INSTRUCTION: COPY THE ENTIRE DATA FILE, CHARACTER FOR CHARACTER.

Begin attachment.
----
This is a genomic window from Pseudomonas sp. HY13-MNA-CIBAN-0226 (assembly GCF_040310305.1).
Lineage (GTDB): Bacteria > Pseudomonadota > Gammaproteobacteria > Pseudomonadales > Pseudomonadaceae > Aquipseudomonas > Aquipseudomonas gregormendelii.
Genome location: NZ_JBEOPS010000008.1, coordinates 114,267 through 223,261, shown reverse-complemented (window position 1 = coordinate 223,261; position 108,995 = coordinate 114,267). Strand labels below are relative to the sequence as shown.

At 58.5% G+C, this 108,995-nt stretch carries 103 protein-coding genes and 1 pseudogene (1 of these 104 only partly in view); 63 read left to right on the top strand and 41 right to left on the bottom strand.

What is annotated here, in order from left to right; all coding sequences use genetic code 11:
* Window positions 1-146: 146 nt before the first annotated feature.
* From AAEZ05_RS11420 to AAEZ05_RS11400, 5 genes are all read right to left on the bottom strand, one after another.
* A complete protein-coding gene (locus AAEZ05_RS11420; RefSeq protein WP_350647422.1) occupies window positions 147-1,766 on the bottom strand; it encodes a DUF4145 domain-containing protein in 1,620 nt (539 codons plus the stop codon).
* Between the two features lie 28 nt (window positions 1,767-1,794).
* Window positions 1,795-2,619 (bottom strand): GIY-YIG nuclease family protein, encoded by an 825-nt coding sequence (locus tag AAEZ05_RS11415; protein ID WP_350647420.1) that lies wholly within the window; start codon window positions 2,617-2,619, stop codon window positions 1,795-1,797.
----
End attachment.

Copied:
This is a genomic window from Pseudomonas sp. HY13-MNA-CIBAN-0226 (assembly GCF_040310305.1).
Lineage (GTDB): Bacteria > Pseudomonadota > Gammaproteobacteria > Pseudomonadales > Pseudomonadaceae > Aquipseudomonas > Aquipseudomonas gregormendelii.
Genome location: NZ_JBEOPS010000008.1, coordinates 114,267 through 223,261, shown reverse-complemented (window position 1 = coordinate 223,261; position 108,995 = coordinate 114,267). Strand labels below are relative to the sequence as shown.

At 58.5% G+C, this 108,995-nt stretch carries 103 protein-coding genes and 1 pseudogene (1 of these 104 only partly in view); 63 read left to right on the top strand and 41 right to left on the bottom strand.

What is annotated here, in order from left to right; all coding sequences use genetic code 11:
* Window positions 1-146: 146 nt before the first annotated feature.
* From AAEZ05_RS11420 to AAEZ05_RS11400, 5 genes are all read right to left on the bottom strand, one after another.
* A complete protein-coding gene (locus AAEZ05_RS11420; RefSeq protein WP_350647422.1) occupies window positions 147-1,766 on the bottom strand; it encodes a DUF4145 domain-containing protein in 1,620 nt (539 codons plus the stop codon).
* Between the two features lie 28 nt (window positions 1,767-1,794).
* Window positions 1,795-2,619 (bottom strand): GIY-YIG nuclease family protein, encoded by an 825-nt coding sequence (locus tag AAEZ05_RS11415; protein ID WP_350647420.1) that lies wholly within the window; start codon window positions 2,617-2,619, stop codon window positions 1,795-1,797.